Wednesday, 13 May 2020

Full Moon Rising

The only good thing about being woken from my beauty sleep by a noisy flock of seagulls the other day is that I managed to take this photo of a full moon over the City of Glasgow College at 5am in the morning. 


Flock of Seagulls (07/05/20)

I was 'up with the lark' this morning or to be more precise I was roused from my slumber at 5am by a flock of seagulls who seemed to be playing rugby on the roof of our building.

So I went out onto the balcony to remonstrate with these foul creatures who responded aggressively, as ever, by flying around and around the building in large numbers squawking and screeching nosily while crapping on everything in sight.

After a while they gave up and set off to menace another citizen, but not before I have machine-gunned them all out of existence in my own mind.

If you ask me, anyone who says these avian pests should be a protected species needs their head examined or perhaps their beauty sleep disturbed at 5 in the morning - then I think they'd be less keen on this 'all creatures great and small' malarkey.


Seagulls Don't Drink or Smoke (08/08/17)

I may have to move to Dundee in the near future out of admiration for the local City Council which has decided to crack down on the dreaded seagull menace.

The Evening Times reports that that Scotland's fourth largest city has terminated almost 200 of these foul pests after trying everything else to control their numbers.

By way of explanation I was awakened this morning at 5am to the sound of a seagull 'screech-fight' right outside my bedroom window and could but dream of Glasgow adopting a similarly enlightened policy towards these foul pests.

Because seagulls, as their name suggests, belong at the bloody seaside - not in the heart of a modern city.


Seagulls Don't Drink or Smoke (22/07/11)

Seagulls are my least favourite creatures in the world- by a mile.

To my mind they are the vermin of the skies - and for the life of me I can't understand why they are a protected species.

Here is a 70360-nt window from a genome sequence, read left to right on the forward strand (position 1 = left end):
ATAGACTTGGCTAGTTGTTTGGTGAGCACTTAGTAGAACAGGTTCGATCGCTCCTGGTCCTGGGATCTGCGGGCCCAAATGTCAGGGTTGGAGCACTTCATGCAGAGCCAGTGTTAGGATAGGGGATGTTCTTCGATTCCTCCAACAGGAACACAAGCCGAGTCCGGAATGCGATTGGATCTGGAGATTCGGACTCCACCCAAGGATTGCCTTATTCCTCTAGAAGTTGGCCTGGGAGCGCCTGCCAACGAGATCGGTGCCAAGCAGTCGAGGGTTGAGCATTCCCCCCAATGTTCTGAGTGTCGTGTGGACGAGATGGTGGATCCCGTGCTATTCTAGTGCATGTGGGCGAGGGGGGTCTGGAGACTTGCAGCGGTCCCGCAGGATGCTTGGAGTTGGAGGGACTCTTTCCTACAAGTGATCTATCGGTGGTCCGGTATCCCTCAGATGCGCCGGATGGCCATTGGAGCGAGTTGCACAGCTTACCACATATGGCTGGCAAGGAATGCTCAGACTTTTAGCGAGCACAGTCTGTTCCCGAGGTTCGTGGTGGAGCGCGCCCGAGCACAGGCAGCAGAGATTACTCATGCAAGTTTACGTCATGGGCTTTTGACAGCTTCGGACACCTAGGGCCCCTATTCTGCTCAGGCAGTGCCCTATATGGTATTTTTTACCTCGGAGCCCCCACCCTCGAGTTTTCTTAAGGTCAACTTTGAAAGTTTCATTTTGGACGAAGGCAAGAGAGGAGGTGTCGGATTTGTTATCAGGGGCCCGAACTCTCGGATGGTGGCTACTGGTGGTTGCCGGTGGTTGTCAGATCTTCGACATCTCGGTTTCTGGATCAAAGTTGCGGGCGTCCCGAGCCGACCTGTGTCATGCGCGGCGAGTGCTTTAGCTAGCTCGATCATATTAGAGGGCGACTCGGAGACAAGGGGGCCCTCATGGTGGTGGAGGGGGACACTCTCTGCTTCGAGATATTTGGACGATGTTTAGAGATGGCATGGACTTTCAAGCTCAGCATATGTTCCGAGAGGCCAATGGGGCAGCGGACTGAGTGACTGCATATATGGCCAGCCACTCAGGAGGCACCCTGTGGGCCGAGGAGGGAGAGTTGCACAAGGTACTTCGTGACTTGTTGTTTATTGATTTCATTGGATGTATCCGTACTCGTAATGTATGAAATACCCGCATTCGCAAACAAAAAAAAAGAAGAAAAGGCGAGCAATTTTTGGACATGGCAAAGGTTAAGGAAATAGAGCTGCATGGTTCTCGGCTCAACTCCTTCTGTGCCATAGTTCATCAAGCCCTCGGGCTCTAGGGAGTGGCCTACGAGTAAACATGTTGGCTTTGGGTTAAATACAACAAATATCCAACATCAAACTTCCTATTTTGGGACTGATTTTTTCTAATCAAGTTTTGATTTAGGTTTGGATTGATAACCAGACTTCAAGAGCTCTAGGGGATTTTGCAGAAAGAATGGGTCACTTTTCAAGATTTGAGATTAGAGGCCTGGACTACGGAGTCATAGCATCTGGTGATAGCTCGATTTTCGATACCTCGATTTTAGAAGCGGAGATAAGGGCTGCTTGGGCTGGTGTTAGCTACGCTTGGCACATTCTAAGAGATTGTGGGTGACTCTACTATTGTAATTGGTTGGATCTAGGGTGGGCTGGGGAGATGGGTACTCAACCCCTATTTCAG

Now my grievances against gulls are many, varied and deeply held - so let's get a few of their worst characteristics on the record.

Seagulls are highly aggressive, territorial birds that live in towns and cities these days - they  make their living by plundering people's rubbish - and by robbing their smaller avian cousins such as magpies.

Seagulls are not possesed of a lovely call or birdsong - instead they squawk and screech raucously - at all hours of the day and night - and without any regard to their neighbours or the noise pollution by-laws.

Worse still - if they have a chick - the ugly, fledgling bird follows its parents around for weeks on end - whistling incessantly as it begs for food.

In Glasgow these foul creatures spread rubbish everywhere littering the streets - crapping on everyone as the go - and seem to live on a diet of chips and half-eaten kebabs.

But they don't drink or smoke - as far as I can tell - so maybe that's the secret of their longevity and success.

As soon as I become Prime Minister - or even the leader of Glasgow City Council - I am going to campaign for a new law to rid us of these pests.

In a humane fashion of course - even though the demons inside me want to exact a terrible revenge.

What's needed is a policy and plan for removing their eggs - replacing them with false eggs - because the birds are too stupid to know any different.
And before you know it - a whole generation or two of gulls get wiped out - and peace and calm is restored to our city centres.

Almost 200 seagulls shot as city cracks down

ALMOST 200 seagulls, including 30 chicks, have been shot this year after a Scots city decided to take lethal measures over a plague of aggressive birds.

After trying everything from noise deterrents, plastic owls, anti-landing systems and netting, DundeeCity Council has taken to using deadly force in a bid to control the birds.

Attacks on locals and visitors to the town have been increasing, with the out of control gull population dive bombing their victims to steal food.

The council has also removed 401 individual gull eggs as measures to control numbers intensify.